We’re talking about cinema, but we’re not talking about the same cinema. We’re talking about spectacle, but it’s not the same spectacle. We’re talking about contact with the other, but I ask myself who is this other when seen from my home town, Tangiers, and who is this other when seen from here, Paris. And I have found that there was a possible correspondence between the cinema, the big cinema audiences of my childhood, the ones going to four or five different venues – all closed now – a correspondence between this audience and the location of wealth and poverty. The more poor people there are in my town, the greater the number of people going to the cinema. The more wealthy there are, the fewer go to the cinema. On the contrary, the latter are the people who shut themselves up inside a cocoon. Little by little there’s a movement away from the cinema as the poorer areas disappear.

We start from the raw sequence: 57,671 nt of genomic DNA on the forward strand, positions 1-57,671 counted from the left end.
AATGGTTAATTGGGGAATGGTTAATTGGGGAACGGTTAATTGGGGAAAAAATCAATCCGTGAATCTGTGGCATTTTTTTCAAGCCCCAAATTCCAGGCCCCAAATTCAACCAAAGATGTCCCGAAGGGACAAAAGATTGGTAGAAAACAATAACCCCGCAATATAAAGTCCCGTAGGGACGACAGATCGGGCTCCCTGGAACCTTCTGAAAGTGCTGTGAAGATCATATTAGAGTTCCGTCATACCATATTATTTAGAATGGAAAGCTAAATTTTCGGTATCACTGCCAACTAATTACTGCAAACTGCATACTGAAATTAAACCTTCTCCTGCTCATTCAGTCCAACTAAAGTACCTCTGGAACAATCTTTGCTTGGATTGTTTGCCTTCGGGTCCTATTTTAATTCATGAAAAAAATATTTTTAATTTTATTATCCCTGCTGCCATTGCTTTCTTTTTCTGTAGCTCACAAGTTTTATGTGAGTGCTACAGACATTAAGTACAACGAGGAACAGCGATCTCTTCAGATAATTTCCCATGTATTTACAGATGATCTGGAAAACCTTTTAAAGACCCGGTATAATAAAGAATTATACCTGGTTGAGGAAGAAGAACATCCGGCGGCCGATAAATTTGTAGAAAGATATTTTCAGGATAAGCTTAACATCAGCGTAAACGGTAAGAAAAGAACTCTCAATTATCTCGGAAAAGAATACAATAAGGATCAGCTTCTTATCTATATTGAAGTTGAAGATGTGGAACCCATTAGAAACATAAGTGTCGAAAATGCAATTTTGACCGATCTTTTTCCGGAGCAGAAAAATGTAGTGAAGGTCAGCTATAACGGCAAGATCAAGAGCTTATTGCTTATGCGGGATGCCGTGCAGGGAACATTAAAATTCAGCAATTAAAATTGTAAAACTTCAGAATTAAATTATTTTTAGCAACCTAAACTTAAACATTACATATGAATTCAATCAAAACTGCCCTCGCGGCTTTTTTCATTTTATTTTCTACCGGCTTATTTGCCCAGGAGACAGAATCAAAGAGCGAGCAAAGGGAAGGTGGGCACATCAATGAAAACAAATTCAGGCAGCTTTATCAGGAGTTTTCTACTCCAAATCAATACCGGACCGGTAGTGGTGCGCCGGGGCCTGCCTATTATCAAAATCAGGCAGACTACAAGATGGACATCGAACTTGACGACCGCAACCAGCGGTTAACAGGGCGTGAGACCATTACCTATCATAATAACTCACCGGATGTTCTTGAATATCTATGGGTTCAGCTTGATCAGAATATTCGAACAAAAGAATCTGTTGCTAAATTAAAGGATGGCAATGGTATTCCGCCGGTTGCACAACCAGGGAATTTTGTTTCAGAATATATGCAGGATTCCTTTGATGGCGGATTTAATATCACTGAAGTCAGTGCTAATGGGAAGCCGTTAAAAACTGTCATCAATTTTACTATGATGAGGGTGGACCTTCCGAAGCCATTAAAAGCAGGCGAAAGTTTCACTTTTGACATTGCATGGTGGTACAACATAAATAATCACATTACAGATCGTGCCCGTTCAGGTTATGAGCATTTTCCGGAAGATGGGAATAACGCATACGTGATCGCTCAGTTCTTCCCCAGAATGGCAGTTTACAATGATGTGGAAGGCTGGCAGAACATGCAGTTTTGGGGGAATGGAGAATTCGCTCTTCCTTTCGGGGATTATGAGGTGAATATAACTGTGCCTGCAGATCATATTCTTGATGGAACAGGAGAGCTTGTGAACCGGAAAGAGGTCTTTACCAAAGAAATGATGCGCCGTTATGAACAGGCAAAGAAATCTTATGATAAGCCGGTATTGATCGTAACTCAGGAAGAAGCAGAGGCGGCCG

The cinema was a place to come together, a refuge of warmth and solidarity. People used to meet up with each other. Whole classes of school-children used to go together. It was a kind of protected space. There were four cinemas, all now closed, situated in the popular neighbourhoods of the old town. They were called the Capitol, the Alcazar, the American, and the newest, the Vox, which specialised in Egyptian films. This led to what I would call a pressure from below. These cinemas weren’t upgraded, but others were built in the European town, and there was a kind of slippage, little by little, once independence had come. People started to become modern, to get rich, and there’s been an exodus towards the new town on the part of those who have become wealthy. A new group of the poor has invaded the cinemas, and begun to take over the social spaces which they have discovered. With the arrival of cassettes and video recorders and the increase in satellite dishes (there are about 7-800,000 in Morocco), the wealthy in the European town increasingly stay at home; those who used to be the poor of the old town have ‘risen’ towards the vacated ‘European’ spaces, and a new class of poor, coming from the outskirts of the city, and from the country, has replaced them. These people have become so numerous that the cinemas which they frequented have been forced either to raise their prices or to close down. They have closed down.